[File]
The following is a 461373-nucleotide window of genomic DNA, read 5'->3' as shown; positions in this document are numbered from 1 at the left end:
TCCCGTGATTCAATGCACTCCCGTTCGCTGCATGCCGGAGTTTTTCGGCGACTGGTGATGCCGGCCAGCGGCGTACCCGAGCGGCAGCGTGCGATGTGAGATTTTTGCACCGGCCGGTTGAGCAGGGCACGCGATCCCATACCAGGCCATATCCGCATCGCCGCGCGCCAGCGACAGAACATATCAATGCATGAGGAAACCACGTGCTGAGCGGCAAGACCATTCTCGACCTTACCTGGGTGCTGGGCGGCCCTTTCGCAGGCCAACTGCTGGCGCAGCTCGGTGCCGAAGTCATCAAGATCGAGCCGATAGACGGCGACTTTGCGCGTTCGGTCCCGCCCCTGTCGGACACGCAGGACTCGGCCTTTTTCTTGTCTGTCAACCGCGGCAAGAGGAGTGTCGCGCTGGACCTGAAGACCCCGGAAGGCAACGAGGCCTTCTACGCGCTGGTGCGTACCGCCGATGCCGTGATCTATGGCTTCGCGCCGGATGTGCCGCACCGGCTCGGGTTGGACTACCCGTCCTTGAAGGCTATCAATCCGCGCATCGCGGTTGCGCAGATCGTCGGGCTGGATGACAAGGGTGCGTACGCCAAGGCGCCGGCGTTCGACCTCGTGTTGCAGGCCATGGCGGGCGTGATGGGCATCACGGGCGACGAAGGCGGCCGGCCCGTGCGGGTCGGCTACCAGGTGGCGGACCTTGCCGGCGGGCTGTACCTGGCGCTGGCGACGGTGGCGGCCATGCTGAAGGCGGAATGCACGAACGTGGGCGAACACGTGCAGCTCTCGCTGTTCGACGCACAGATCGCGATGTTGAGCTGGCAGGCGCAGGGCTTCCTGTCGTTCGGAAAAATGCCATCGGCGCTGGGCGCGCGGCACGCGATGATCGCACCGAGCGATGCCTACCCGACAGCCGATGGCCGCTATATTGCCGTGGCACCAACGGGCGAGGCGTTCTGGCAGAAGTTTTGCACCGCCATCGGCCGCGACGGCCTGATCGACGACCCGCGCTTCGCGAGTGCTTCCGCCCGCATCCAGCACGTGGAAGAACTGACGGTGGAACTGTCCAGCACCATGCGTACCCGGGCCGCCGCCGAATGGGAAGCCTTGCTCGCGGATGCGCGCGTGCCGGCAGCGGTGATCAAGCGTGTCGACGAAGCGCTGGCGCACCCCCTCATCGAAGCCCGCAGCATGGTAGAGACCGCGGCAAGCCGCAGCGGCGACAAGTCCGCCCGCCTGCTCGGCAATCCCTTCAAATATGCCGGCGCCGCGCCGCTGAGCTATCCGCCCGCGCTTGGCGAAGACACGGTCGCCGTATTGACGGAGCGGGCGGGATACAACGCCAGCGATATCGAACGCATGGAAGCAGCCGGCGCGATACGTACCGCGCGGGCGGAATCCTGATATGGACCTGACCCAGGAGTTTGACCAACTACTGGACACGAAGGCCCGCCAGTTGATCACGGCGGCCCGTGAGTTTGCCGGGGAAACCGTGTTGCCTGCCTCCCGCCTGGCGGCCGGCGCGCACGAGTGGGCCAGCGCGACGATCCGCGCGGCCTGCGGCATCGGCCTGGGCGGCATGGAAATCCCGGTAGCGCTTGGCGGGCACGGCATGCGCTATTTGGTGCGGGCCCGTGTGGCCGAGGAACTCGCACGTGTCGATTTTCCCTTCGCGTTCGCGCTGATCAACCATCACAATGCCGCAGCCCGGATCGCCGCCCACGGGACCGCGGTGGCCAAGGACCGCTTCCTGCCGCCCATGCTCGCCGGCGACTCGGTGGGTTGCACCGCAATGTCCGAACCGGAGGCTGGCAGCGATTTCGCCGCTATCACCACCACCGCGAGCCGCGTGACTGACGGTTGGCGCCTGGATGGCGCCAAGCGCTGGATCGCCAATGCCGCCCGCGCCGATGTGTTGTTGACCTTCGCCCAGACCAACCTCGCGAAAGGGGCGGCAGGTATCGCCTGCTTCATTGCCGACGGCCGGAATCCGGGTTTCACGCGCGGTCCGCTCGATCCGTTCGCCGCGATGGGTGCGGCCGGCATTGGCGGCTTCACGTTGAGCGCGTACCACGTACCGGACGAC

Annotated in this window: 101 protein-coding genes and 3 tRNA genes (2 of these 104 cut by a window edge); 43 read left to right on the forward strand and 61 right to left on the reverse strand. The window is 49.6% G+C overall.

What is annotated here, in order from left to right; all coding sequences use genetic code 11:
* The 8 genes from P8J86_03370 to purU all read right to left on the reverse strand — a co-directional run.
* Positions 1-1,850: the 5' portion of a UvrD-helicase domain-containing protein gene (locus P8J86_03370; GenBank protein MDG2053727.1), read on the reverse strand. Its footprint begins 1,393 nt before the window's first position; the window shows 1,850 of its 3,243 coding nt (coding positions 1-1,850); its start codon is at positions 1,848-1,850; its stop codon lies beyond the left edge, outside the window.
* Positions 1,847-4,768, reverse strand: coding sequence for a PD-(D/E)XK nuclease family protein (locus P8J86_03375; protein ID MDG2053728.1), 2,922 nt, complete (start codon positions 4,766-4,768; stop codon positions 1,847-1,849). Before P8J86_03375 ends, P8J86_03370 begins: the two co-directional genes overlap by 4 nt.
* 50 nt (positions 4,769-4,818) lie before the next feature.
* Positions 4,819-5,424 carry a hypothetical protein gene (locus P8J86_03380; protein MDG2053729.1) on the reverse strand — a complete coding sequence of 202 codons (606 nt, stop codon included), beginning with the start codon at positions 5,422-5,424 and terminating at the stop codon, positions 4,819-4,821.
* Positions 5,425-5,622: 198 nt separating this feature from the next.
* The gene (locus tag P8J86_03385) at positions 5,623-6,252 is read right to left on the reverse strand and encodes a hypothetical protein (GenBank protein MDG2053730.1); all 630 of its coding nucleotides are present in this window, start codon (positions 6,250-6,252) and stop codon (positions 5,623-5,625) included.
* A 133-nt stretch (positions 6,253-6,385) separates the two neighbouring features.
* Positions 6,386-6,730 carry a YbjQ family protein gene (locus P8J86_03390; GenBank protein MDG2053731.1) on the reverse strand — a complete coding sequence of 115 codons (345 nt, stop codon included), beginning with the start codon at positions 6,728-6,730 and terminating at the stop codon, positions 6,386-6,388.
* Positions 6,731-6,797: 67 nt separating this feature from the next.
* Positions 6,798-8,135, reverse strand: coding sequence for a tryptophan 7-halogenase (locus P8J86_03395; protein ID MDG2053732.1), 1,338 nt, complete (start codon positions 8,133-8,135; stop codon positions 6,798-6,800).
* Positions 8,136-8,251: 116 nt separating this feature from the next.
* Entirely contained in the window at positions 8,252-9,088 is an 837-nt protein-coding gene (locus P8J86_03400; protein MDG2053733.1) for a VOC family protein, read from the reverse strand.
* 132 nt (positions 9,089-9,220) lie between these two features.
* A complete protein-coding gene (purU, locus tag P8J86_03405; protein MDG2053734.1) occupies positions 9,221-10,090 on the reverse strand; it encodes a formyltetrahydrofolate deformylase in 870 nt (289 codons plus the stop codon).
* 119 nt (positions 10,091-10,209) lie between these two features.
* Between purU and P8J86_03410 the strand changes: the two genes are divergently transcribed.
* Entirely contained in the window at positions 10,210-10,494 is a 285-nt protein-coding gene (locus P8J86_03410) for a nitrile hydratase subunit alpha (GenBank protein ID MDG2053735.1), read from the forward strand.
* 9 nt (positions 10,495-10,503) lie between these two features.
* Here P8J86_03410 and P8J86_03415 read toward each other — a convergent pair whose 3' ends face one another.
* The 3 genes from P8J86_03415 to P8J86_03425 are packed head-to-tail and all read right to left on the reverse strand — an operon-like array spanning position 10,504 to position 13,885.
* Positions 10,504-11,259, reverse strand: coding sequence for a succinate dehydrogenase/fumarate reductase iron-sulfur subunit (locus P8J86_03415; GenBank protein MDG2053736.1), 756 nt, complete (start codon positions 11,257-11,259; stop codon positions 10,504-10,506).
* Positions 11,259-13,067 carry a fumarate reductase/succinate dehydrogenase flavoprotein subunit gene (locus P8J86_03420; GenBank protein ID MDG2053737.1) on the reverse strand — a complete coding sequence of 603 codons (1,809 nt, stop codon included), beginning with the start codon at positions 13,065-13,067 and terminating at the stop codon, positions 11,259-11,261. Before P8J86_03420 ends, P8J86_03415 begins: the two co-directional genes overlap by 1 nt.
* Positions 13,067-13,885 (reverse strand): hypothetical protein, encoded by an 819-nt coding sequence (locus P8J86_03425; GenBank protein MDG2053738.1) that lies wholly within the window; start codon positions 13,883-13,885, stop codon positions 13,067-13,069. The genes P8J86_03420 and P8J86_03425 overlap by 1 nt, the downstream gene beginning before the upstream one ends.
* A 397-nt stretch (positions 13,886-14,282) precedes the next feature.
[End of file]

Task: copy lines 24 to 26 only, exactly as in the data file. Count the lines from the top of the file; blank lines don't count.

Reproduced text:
* Here P8J86_03410 and P8J86_03415 read toward each other — a convergent pair whose 3' ends face one another.
* The 3 genes from P8J86_03415 to P8J86_03425 are packed head-to-tail and all read right to left on the reverse strand — an operon-like array spanning position 10,504 to position 13,885.
* Positions 10,504-11,259, reverse strand: coding sequence for a succinate dehydrogenase/fumarate reductase iron-sulfur subunit (locus P8J86_03415; GenBank protein MDG2053736.1), 756 nt, complete (start codon positions 11,257-11,259; stop codon positions 10,504-10,506).